Ridiculous jumping to "conclusions" here folks. Worth a star for the information, if accurate, about the Bronte death certificates. Perhaps Mr Tully should have considered the fact that the plumbing used for water supply in Haworth in the Brontes days left a lot to be desired and contained dangerous metals and contaminates that could easily weakened and "poisoned" the residents of the parsonage over a period of time. Why did Mr Bronte escape? Perhaps because he took his daily fluid intake in another form not allowed for his victorian era daughters. As for the suggestion that Branwell wrote Wuthering Heights, if this was so why is there no hint of the literary ability exhibited in that book to be found in his pretensious morbid poetry?
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Most Recent Customer Reviews
4.0 out of 5 stars Enjoyable myhtical romp.
Good fun, with a couple of plot errors, but, nonetheless an enjoyable and thought-provoking read. Recommended for Bronte fans, just for the 'what if...' factor.
Published 16 months ago by Paul
1.0 out of 5 stars Disappointing work
I've just finished reading this novel. I found it badly written and implausible. Mr Tully presents his evidence for the prosecution very selectively. Read more
Published on 11 Jun 2009 by Amazon Customer
5.0 out of 5 stars Crimes of charlote Bronte
This was a very well written book and kept me interested all through. The story certainly opens your eyes to the true characters of the Brontes. I loved it..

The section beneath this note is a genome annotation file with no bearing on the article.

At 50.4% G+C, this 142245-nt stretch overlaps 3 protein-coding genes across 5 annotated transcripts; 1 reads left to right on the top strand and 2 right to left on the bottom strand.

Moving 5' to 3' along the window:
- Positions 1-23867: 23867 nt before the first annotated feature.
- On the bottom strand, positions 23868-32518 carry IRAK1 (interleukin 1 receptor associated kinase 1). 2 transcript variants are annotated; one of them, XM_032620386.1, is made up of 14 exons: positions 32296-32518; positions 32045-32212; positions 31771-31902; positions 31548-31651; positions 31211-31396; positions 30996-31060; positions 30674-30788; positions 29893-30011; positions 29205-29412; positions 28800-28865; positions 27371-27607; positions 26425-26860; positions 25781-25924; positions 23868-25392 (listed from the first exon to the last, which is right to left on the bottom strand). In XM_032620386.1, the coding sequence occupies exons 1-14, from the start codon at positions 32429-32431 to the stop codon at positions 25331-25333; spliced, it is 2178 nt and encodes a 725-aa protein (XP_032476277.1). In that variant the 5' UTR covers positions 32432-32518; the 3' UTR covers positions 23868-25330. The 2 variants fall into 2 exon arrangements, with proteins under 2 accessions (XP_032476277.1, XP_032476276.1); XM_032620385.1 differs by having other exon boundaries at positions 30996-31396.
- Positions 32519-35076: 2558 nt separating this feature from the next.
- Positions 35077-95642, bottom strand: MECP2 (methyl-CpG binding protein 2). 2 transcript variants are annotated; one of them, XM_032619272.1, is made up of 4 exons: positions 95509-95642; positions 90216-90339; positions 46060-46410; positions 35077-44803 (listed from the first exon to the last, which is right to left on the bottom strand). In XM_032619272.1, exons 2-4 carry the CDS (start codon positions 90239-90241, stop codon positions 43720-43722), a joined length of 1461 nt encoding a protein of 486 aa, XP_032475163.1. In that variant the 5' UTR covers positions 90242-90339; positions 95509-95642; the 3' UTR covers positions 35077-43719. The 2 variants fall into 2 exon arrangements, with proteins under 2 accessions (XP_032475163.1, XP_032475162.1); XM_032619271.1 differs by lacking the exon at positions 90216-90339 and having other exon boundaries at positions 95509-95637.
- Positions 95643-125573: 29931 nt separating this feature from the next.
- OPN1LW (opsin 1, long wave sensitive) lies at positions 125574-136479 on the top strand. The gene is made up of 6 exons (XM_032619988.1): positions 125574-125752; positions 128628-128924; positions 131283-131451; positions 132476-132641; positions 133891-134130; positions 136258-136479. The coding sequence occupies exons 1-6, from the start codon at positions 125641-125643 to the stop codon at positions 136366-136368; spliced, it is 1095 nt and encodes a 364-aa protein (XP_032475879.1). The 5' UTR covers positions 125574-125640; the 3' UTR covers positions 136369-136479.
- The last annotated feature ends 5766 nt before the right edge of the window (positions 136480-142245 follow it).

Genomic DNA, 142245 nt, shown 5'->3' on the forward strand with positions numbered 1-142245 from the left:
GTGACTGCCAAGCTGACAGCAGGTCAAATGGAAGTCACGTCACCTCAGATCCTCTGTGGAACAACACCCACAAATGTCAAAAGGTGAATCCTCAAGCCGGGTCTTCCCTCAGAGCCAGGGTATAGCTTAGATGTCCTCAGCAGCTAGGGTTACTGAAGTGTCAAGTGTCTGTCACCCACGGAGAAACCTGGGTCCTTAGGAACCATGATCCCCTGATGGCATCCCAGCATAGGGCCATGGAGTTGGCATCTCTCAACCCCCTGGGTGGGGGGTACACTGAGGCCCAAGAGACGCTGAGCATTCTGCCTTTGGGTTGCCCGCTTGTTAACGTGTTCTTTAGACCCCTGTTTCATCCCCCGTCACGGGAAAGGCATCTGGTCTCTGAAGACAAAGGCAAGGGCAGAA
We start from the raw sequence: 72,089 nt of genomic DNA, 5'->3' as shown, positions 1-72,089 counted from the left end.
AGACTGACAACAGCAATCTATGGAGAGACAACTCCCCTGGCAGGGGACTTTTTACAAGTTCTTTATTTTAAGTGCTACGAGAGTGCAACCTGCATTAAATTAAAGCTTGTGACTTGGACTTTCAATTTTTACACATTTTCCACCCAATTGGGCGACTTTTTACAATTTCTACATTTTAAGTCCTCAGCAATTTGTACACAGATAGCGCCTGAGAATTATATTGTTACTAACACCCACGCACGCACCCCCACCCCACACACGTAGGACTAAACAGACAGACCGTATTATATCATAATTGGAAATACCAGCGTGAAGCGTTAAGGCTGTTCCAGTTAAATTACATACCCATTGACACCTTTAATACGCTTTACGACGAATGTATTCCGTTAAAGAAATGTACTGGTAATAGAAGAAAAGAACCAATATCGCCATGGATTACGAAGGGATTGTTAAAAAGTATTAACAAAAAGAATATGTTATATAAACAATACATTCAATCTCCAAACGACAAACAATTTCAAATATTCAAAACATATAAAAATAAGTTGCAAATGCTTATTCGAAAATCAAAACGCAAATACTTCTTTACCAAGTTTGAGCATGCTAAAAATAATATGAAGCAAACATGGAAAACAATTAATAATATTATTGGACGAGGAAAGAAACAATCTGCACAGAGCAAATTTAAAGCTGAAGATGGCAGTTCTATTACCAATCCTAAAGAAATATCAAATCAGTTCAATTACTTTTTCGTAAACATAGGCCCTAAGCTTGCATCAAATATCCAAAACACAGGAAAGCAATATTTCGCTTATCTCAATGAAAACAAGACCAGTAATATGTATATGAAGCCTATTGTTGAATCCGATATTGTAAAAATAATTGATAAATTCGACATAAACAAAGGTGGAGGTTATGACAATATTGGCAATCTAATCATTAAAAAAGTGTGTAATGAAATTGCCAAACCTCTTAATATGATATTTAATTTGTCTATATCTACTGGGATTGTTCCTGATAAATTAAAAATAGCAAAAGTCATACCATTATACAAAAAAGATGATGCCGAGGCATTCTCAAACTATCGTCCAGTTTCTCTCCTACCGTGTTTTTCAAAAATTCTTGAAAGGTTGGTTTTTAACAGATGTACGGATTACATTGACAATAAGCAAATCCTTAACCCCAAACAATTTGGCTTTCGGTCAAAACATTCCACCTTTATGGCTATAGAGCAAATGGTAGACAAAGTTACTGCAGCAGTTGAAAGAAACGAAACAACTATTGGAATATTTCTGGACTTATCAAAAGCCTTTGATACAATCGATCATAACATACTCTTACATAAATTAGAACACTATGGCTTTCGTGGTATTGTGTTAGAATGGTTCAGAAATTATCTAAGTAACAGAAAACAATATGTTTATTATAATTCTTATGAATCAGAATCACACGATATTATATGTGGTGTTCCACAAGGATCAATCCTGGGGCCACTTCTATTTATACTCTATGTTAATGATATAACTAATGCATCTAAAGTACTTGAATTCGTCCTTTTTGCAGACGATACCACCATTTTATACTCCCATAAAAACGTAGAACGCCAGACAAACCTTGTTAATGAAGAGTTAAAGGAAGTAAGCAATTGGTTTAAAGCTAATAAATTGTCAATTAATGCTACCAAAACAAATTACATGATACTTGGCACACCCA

Published on 16 May 2009 by I. Atkinson
4.0 out of 5 stars Can it be disproved?
I read this book many years ago without realising that it was a novel - I believed everything in it. Read more
Published on 4 Nov 2004 by S. Hartley
3.0 out of 5 stars FICTION
It is a good read. But if you have read anything about the Brontes and actually are interested in a true representation of their life and times, don't trust this guy. Read more
Published on 27 Jun 2000
3.0 out of 5 stars A really good read, but take with a huge pinch of salt
I have been reading the Brontes since I was about 10, and have loved some of the books and been indifferent to others. Read more
Published on 29 May 2000 by
3.0 out of 5 stars Explosive theories about Britain bestloved literary family
I admit I knew nothing about the Bronte's so everything that was talked about in this book came as a major shock to me. Read more
Published on 20 April 2000 by Ms. Lesa Smith
1.0 out of 5 stars Well researched but basically a slur to the Bronte name.
James Tully has commited the crime of offending true lovers of the Bronte sisters all over the world, With his sensationalist crime story, alledging that the Sisters were caught up... Read more
Published on 24 Nov 1999